Imagine several northeastern states, New York, New Jersey and Delaware, voted to form an independent nation apart from the United States. This hypothetical exercise isn’t a perfect comparison, but it might help explain why so many financiers in London are scrambling in the wake of June’s Brexit vote. Long the financial capital of the world, London will likely suffer human and financial capital losses as systematically essential financial systems shift to cities within the European Economic Area (EEA).
If New York, New Jersey and Delaware left the United States, the new bloc would face three major structural issues imperiling the region’s hold on U.S. and international finance: regulatory, legal, and institutional.
First, the bloc would suffer regulatory impediments to accessing U.S. markets: instead of complying with U.S. and state law, the new bloc would need to promulgate new rules and certification procedures. To be sure, U.S. law is highly influenced by Delaware corporate law and New York standards for finance, but other states would compete to fill the void left by the exit of the formerly essential bloc. This separation would impact every aspect of Wall Street’s business in the U.S. Each firm headquartered in New York would need to complete mountains of paperwork to comply as foreign firms, so long as these firms hoped to continue operations within the U.S. and with U.S. currency.
Second, the bloc would experience overwhelming legal uncertainty. Most companies operating in the U.S. register in Delaware or New Jersey, relying on the business friendly corporate and tax laws in these two states. Every firm registered in Delaware or New Jersey would need to register and comply with the law of a state that remained in the Union in order to continue doing business there.
The UK now faces a similar set of problems. The finance industry accounts for about 12% of UK economic output, with nearly 2.2 million people working in financial services fields, including 700,000 in London alone. The UK is seen as more business friendly than Germany or France, which have higher corporate taxes and stricter employment laws. Of course, England’s history as an imperial power informs its position as the finance capital of the world, and the high quality of life in London attracts talent from around the world, including other states in the EU.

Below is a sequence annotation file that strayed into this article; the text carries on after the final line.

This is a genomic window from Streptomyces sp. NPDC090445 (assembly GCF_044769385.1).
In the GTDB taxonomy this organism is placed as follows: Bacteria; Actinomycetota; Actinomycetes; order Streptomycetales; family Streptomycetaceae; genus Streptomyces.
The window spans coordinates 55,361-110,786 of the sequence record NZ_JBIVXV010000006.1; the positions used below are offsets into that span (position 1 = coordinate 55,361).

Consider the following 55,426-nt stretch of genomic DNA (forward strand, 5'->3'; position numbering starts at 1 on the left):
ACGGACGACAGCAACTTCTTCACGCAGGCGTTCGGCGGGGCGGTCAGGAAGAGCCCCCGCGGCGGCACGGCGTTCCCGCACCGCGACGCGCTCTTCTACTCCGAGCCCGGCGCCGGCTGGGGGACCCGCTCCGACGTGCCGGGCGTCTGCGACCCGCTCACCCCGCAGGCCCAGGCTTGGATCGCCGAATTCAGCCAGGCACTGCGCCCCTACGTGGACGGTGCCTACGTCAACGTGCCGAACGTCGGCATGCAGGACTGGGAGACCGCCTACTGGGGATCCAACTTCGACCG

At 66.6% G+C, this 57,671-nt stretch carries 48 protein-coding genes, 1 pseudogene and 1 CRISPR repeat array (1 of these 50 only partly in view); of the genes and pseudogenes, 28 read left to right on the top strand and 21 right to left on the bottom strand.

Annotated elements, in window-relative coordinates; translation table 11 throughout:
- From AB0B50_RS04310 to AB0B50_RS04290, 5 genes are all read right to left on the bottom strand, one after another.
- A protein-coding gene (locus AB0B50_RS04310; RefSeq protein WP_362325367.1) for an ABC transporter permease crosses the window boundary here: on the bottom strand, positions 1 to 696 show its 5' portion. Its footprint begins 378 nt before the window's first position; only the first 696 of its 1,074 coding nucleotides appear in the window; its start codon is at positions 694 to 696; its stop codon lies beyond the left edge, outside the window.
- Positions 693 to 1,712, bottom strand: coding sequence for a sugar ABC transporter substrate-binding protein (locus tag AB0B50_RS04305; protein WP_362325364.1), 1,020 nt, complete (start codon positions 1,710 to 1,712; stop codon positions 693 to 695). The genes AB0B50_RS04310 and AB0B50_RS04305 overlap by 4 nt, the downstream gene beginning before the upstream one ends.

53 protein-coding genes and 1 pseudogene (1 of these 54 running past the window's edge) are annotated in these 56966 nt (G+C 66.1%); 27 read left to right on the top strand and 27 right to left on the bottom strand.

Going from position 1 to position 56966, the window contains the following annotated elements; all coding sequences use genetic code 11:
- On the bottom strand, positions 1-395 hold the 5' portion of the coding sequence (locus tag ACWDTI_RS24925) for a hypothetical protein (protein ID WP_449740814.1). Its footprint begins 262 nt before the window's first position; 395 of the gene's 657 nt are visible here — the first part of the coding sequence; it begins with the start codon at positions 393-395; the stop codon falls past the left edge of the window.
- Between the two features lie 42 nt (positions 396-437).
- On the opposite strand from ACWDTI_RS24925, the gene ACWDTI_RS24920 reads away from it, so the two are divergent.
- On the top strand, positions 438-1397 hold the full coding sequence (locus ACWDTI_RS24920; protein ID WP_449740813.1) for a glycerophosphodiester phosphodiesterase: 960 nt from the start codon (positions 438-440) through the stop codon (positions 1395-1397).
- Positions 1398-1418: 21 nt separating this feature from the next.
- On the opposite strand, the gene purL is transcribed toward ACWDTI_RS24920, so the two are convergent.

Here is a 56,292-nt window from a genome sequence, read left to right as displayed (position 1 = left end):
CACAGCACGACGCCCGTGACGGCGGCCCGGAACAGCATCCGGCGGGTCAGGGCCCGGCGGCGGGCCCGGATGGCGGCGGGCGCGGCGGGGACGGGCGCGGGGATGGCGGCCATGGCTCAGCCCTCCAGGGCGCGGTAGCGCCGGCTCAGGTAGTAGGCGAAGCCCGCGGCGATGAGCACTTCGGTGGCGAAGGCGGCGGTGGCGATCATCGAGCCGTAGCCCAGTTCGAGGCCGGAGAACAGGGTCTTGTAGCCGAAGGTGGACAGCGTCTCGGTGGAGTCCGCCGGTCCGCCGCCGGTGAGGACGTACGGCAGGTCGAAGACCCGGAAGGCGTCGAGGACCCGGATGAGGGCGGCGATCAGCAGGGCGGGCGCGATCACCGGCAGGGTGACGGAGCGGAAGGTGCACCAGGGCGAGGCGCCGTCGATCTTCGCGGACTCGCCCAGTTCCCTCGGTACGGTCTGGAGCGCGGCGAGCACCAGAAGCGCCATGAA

The terms of Brexit are unknown, and will likely remain so for months or years before the EU and the UK negotiate the terms of exit. The uncertainty alone is the most significant variable at this point, as companies, banks, and individuals struggle to anticipate changes in European markets as a result of Brexit.
The third substantial burden facing the UK is institutional. Years of dependence on the EU to provide crucial services has left the UK without the critical human capital resources necessary to rebuild economic ties. For instance, the British civil service lacks trade negotiators due to its reliance on the EU. Simultaneously, Brexit casts doubt on the immigration status of European employees working in London. Without an established system of international trade to rely on, the UK will scramble to reestablish essential ties, without which even data cannot flow between the UK and the EU. Finally, the court system faces a challenge as well, as investors in products originating in or clearing in the UK will not have access to EU courts for redress, whenever necessary.
In addition to human resources, financial capital faces particular uncertainty. Presently, massive amounts of European capital in the form of hedge funds, asset managers, insurance products, and market infrastructure of Euro currency transactions take place in London. The only way the UK can retain control over these investment markets would be to negotiate into the EEA via the bank passport system, which would require accepting the free movement of European workers into the UK as well as accepting all of the EU market rules - a prospect which would frustrate Brexit voters.
To make the scenario more relatable, it is again worth considering what would happen to the bloc of New York, New Jersey, and Delaware under this hypothetical. All of the state pension funds, such as California’s $300 billion CalPERS fund, would cease routing transactions through New York exchanges and managing their investments through New York entities. This massive loss of capital would devastate the economy of the new, three-state nation.
Whether, and how, the UK will move forward with its exit from the EU remains to be seen. But through this lens, it is easier to see how Brexit will cause calamity rather than prosperity for the UK. It is true that Brexit could allow the UK broader regulatory authority within its borders, allowing further liberalization of financial and human capital markets. Such a regulatory “race to the bottom” might keep some of London’s business within the UK, but it is unlikely to stem the tide of fleeing human and financial capital, in addition to the massive costs of redefining the UK apart from the EU.